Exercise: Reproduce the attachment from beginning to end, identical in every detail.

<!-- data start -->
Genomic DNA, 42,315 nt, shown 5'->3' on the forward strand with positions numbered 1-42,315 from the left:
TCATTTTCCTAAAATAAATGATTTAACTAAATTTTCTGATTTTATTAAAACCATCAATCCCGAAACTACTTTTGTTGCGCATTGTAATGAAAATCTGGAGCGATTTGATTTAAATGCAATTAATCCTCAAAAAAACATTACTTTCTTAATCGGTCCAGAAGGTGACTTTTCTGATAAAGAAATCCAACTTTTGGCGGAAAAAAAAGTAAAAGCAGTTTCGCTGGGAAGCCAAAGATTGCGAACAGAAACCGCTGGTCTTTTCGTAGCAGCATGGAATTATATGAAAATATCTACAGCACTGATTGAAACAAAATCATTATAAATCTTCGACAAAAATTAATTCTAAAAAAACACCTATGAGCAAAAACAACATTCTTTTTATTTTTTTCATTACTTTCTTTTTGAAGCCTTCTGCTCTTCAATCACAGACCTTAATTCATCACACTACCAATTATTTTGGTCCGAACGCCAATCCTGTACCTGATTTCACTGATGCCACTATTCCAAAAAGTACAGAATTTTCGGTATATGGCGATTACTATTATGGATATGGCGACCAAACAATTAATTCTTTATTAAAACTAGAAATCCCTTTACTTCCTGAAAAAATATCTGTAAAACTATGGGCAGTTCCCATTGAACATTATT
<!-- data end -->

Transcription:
Genomic DNA, 42,315 nt, shown 5'->3' on the forward strand with positions numbered 1-42,315 from the left:
TCATTTTCCTAAAATAAATGATTTAACTAAATTTTCTGATTTTATTAAAACCATCAATCCCGAAACTACTTTTGTTGCGCATTGTAATGAAAATCTGGAGCGATTTGATTTAAATGCAATTAATCCTCAAAAAAACATTACTTTCTTAATCGGTCCAGAAGGTGACTTTTCTGATAAAGAAATCCAACTTTTGGCGGAAAAAAAAGTAAAAGCAGTTTCGCTGGGAAGCCAAAGATTGCGAACAGAAACCGCTGGTCTTTTCGTAGCAGCATGGAATTATATGAAAATATCTACAGCACTGATTGAAACAAAATCATTATAAATCTTCGACAAAAATTAATTCTAAAAAAACACCTATGAGCAAAAACAACATTCTTTTTATTTTTTTCATTACTTTCTTTTTGAAGCCTTCTGCTCTTCAATCACAGACCTTAATTCATCACACTACCAATTATTTTGGTCCGAACGCCAATCCTGTACCTGATTTCACTGATGCCACTATTCCAAAAAGTACAGAATTTTCGGTATATGGCGATTACTATTATGGATATGGCGACCAAACAATTAATTCTTTATTAAAACTAGAAATCCCTTTACTTCCTGAAAAAATATCTGTAAAACTATGGGCAGTTCCCATTGAACATTATT